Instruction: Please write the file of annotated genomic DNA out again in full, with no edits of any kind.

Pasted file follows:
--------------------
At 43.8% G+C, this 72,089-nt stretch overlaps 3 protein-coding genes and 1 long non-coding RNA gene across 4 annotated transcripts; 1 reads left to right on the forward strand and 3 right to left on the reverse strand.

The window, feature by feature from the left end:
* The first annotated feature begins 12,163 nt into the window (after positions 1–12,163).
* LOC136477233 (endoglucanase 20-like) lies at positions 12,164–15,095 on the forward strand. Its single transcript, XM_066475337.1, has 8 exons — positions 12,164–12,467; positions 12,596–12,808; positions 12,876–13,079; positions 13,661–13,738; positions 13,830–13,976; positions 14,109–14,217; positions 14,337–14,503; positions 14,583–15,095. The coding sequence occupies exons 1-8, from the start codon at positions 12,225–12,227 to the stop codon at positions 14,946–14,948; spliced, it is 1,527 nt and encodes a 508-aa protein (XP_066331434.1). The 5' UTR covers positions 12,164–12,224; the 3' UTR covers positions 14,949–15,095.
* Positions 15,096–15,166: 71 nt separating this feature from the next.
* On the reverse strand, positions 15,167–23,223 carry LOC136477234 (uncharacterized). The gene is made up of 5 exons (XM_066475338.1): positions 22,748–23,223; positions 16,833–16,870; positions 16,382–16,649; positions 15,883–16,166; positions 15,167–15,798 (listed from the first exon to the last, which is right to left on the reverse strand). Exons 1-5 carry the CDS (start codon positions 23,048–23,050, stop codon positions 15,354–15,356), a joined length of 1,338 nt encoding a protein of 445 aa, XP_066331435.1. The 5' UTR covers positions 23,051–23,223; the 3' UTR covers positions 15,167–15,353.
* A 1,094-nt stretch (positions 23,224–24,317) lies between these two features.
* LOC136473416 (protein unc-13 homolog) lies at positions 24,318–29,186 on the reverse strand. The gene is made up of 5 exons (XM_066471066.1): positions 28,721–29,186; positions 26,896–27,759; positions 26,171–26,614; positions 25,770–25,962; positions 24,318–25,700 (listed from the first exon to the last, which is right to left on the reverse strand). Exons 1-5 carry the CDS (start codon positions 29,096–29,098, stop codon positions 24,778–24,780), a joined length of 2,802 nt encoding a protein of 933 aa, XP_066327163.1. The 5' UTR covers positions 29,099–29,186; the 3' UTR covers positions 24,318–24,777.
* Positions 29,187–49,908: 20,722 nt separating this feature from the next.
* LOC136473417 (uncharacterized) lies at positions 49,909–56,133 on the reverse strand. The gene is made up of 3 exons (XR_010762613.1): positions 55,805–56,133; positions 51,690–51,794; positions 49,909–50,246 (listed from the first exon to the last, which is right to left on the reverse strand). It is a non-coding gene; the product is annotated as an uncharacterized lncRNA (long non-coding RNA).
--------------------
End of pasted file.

At 43.8% G+C, this 72,089-nt stretch overlaps 3 protein-coding genes and 1 long non-coding RNA gene across 4 annotated transcripts; 1 reads left to right on the forward strand and 3 right to left on the reverse strand.

The window, feature by feature from the left end:
* The first annotated feature begins 12,163 nt into the window (after positions 1–12,163).
* LOC136477233 (endoglucanase 20-like) lies at positions 12,164–15,095 on the forward strand. Its single transcript, XM_066475337.1, has 8 exons — positions 12,164–12,467; positions 12,596–12,808; positions 12,876–13,079; positions 13,661–13,738; positions 13,830–13,976; positions 14,109–14,217; positions 14,337–14,503; positions 14,583–15,095. The coding sequence occupies exons 1-8, from the start codon at positions 12,225–12,227 to the stop codon at positions 14,946–14,948; spliced, it is 1,527 nt and encodes a 508-aa protein (XP_066331434.1). The 5' UTR covers positions 12,164–12,224; the 3' UTR covers positions 14,949–15,095.
* Positions 15,096–15,166: 71 nt separating this feature from the next.
* On the reverse strand, positions 15,167–23,223 carry LOC136477234 (uncharacterized). The gene is made up of 5 exons (XM_066475338.1): positions 22,748–23,223; positions 16,833–16,870; positions 16,382–16,649; positions 15,883–16,166; positions 15,167–15,798 (listed from the first exon to the last, which is right to left on the reverse strand). Exons 1-5 carry the CDS (start codon positions 23,048–23,050, stop codon positions 15,354–15,356), a joined length of 1,338 nt encoding a protein of 445 aa, XP_066331435.1. The 5' UTR covers positions 23,051–23,223; the 3' UTR covers positions 15,167–15,353.
* A 1,094-nt stretch (positions 23,224–24,317) lies between these two features.
* LOC136473416 (protein unc-13 homolog) lies at positions 24,318–29,186 on the reverse strand. The gene is made up of 5 exons (XM_066471066.1): positions 28,721–29,186; positions 26,896–27,759; positions 26,171–26,614; positions 25,770–25,962; positions 24,318–25,700 (listed from the first exon to the last, which is right to left on the reverse strand). Exons 1-5 carry the CDS (start codon positions 29,096–29,098, stop codon positions 24,778–24,780), a joined length of 2,802 nt encoding a protein of 933 aa, XP_066327163.1. The 5' UTR covers positions 29,099–29,186; the 3' UTR covers positions 24,318–24,777.
* Positions 29,187–49,908: 20,722 nt separating this feature from the next.
* LOC136473417 (uncharacterized) lies at positions 49,909–56,133 on the reverse strand. The gene is made up of 3 exons (XR_010762613.1): positions 55,805–56,133; positions 51,690–51,794; positions 49,909–50,246 (listed from the first exon to the last, which is right to left on the reverse strand). It is a non-coding gene; the product is annotated as an uncharacterized lncRNA (long non-coding RNA).